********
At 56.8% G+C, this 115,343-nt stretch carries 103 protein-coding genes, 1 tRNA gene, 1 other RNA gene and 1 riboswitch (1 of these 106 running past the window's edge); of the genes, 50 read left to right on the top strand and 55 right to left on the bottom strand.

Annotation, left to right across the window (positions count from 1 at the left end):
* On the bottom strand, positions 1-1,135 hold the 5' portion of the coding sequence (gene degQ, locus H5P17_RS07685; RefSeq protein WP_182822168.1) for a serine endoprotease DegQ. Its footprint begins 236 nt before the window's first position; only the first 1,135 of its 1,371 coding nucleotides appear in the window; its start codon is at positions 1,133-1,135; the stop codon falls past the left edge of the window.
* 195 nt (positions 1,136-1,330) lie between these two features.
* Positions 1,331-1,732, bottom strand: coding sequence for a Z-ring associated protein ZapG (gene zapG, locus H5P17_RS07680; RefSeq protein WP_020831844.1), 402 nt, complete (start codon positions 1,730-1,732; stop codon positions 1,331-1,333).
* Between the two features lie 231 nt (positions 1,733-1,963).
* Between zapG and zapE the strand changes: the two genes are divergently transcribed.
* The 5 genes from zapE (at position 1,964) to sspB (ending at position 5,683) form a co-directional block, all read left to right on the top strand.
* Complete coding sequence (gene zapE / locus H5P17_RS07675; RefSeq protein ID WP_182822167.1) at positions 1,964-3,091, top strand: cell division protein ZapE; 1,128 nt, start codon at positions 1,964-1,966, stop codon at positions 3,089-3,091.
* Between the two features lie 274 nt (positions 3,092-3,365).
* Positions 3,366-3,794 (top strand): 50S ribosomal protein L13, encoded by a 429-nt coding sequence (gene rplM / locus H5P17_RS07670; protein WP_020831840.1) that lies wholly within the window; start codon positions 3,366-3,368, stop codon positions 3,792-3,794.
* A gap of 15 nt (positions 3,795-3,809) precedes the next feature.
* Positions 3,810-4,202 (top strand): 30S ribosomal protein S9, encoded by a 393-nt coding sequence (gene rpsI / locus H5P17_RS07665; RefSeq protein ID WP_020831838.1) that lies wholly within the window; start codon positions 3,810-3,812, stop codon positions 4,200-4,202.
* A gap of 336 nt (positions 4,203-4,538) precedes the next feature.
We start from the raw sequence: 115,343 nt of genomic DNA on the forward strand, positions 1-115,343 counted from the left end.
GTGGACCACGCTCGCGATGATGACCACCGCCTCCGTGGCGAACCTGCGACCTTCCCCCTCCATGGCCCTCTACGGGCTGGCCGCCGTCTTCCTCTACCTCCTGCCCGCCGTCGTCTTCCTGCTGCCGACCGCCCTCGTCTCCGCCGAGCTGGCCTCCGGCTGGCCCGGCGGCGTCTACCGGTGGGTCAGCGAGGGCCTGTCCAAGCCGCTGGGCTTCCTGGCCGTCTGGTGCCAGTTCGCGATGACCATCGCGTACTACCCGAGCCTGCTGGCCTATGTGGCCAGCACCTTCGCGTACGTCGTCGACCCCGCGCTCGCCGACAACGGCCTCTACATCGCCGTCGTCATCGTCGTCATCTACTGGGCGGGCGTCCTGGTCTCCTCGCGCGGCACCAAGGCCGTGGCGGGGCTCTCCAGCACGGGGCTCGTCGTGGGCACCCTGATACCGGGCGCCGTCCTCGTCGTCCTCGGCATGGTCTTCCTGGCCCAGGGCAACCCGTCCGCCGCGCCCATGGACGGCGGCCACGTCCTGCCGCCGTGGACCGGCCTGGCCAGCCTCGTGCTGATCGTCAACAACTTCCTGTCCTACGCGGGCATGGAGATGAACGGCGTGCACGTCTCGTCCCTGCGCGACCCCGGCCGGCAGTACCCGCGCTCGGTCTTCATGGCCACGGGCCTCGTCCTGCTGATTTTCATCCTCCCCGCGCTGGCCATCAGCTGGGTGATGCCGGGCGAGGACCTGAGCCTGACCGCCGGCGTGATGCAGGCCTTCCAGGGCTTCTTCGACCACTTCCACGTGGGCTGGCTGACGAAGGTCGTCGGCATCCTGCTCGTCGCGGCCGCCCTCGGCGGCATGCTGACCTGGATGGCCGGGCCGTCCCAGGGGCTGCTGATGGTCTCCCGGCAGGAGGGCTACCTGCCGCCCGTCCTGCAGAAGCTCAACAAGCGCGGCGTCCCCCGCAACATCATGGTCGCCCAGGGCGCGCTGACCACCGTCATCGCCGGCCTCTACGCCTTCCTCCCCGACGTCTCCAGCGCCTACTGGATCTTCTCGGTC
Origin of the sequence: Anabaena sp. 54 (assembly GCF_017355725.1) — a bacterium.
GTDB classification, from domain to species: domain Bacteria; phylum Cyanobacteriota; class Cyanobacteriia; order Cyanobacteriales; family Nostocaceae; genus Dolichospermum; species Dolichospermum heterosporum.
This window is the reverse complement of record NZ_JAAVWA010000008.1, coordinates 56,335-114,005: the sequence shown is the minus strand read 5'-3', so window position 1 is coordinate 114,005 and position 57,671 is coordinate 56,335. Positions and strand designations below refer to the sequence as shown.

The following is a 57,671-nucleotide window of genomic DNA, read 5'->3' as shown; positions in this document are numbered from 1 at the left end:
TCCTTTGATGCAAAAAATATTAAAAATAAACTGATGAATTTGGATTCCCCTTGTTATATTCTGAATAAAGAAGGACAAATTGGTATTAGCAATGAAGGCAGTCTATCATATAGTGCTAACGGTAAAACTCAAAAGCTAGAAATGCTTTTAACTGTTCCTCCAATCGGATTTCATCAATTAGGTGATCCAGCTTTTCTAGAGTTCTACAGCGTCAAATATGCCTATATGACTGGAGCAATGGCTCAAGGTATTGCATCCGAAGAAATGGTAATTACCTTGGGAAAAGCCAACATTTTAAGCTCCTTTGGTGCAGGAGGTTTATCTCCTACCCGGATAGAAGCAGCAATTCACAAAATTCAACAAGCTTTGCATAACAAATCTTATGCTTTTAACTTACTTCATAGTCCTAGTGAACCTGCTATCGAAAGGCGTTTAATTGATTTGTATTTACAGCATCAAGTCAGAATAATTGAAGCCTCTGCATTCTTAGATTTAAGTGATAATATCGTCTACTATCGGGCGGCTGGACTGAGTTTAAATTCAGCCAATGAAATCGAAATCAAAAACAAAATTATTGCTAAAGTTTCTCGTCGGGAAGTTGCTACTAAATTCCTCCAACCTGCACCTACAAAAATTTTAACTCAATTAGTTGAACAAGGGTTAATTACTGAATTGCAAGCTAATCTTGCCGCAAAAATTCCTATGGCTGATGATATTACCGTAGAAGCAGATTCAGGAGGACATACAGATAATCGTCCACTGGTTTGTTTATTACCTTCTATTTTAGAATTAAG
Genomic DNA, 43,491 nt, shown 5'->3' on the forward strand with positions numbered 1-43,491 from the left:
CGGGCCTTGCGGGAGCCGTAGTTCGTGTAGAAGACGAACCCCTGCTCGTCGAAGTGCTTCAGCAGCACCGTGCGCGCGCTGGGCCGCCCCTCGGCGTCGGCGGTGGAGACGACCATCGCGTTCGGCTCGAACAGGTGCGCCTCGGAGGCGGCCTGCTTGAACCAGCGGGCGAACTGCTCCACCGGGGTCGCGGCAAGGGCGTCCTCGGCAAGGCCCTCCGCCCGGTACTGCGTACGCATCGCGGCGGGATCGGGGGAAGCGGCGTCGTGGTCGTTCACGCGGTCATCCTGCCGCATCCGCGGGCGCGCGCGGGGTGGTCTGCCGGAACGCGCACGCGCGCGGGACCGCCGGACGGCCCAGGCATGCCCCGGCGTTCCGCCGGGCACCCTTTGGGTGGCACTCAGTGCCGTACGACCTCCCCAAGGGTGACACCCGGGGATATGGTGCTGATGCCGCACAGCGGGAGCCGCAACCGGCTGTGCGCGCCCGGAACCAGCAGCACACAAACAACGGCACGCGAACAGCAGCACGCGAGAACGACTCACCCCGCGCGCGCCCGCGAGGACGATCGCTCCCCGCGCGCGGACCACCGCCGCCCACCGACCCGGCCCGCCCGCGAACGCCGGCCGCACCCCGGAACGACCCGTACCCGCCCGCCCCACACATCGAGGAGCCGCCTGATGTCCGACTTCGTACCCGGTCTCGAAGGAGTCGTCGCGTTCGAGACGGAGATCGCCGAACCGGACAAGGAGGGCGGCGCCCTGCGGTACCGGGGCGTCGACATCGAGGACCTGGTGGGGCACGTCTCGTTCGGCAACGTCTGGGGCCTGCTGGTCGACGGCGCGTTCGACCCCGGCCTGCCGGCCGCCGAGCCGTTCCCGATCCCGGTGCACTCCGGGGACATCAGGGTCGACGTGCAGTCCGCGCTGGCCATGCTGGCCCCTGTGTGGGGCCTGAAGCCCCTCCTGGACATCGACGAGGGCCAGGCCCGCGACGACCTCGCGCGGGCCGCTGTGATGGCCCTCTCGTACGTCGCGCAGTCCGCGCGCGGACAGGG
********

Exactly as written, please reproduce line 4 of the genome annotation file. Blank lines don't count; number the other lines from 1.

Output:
* 195 nt (positions 1,136-1,330) lie between these two features.